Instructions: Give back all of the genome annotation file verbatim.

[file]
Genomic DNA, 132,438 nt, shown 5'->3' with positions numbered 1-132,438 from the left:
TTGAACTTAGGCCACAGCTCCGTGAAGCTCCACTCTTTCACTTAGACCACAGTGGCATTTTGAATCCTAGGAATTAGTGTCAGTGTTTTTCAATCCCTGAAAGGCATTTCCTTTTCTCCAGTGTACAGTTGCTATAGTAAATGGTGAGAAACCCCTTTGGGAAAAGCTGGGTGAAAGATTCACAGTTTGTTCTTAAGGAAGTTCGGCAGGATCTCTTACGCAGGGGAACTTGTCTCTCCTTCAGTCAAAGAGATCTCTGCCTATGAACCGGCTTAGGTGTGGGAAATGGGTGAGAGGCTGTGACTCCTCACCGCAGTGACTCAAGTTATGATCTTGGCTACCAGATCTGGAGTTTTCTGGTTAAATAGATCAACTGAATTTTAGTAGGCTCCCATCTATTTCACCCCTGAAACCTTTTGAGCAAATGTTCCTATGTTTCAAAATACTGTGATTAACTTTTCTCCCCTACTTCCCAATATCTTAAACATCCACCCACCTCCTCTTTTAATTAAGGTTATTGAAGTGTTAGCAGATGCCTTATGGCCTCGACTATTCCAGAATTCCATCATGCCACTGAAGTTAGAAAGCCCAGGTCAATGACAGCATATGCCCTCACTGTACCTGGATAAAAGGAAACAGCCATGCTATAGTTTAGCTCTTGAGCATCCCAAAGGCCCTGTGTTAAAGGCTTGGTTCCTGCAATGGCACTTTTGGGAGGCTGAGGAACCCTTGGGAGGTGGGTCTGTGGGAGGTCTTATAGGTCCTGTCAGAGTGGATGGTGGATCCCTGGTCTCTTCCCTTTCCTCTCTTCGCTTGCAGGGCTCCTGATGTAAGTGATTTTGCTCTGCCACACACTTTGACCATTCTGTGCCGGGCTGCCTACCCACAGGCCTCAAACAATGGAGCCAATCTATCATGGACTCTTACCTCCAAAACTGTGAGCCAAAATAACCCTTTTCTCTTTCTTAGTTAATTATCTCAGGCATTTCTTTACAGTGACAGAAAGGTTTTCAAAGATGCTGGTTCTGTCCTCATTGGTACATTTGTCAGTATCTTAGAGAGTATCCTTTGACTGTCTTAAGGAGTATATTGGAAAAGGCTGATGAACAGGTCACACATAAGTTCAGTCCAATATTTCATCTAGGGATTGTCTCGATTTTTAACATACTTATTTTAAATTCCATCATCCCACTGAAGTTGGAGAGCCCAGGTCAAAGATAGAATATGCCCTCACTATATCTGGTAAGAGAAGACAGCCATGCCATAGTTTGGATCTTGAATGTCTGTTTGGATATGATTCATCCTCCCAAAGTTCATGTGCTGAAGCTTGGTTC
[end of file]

Genomic DNA, 132,438 nt, shown 5'->3' with positions numbered 1-132,438 from the left:
TTGAACTTAGGCCACAGCTCCGTGAAGCTCCACTCTTTCACTTAGACCACAGTGGCATTTTGAATCCTAGGAATTAGTGTCAGTGTTTTTCAATCCCTGAAAGGCATTTCCTTTTCTCCAGTGTACAGTTGCTATAGTAAATGGTGAGAAACCCCTTTGGGAAAAGCTGGGTGAAAGATTCACAGTTTGTTCTTAAGGAAGTTCGGCAGGATCTCTTACGCAGGGGAACTTGTCTCTCCTTCAGTCAAAGAGATCTCTGCCTATGAACCGGCTTAGGTGTGGGAAATGGGTGAGAGGCTGTGACTCCTCACCGCAGTGACTCAAGTTATGATCTTGGCTACCAGATCTGGAGTTTTCTGGTTAAATAGATCAACTGAATTTTAGTAGGCTCCCATCTATTTCACCCCTGAAACCTTTTGAGCAAATGTTCCTATGTTTCAAAATACTGTGATTAACTTTTCTCCCCTACTTCCCAATATCTTAAACATCCACCCACCTCCTCTTTTAATTAAGGTTATTGAAGTGTTAGCAGATGCCTTATGGCCTCGACTATTCCAGAATTCCATCATGCCACTGAAGTTAGAAAGCCCAGGTCAATGACAGCATATGCCCTCACTGTACCTGGATAAAAGGAAACAGCCATGCTATAGTTTAGCTCTTGAGCATCCCAAAGGCCCTGTGTTAAAGGCTTGGTTCCTGCAATGGCACTTTTGGGAGGCTGAGGAACCCTTGGGAGGTGGGTCTGTGGGAGGTCTTATAGGTCCTGTCAGAGTGGATGGTGGATCCCTGGTCTCTTCCCTTTCCTCTCTTCGCTTGCAGGGCTCCTGATGTAAGTGATTTTGCTCTGCCACACACTTTGACCATTCTGTGCCGGGCTGCCTACCCACAGGCCTCAAACAATGGAGCCAATCTATCATGGACTCTTACCTCCAAAACTGTGAGCCAAAATAACCCTTTTCTCTTTCTTAGTTAATTATCTCAGGCATTTCTTTACAGTGACAGAAAGGTTTTCAAAGATGCTGGTTCTGTCCTCATTGGTACATTTGTCAGTATCTTAGAGAGTATCCTTTGACTGTCTTAAGGAGTATATTGGAAAAGGCTGATGAACAGGTCACACATAAGTTCAGTCCAATATTTCATCTAGGGATTGTCTCGATTTTTAACATACTTATTTTAAATTCCATCATCCCACTGAAGTTGGAGAGCCCAGGTCAAAGATAGAATATGCCCTCACTATATCTGGTAAGAGAAGACAGCCATGCCATAGTTTGGATCTTGAATGTCTGTTTGGATATGATTCATCCTCCCAAAGTTCATGTGCTGAAGCTTGGTTC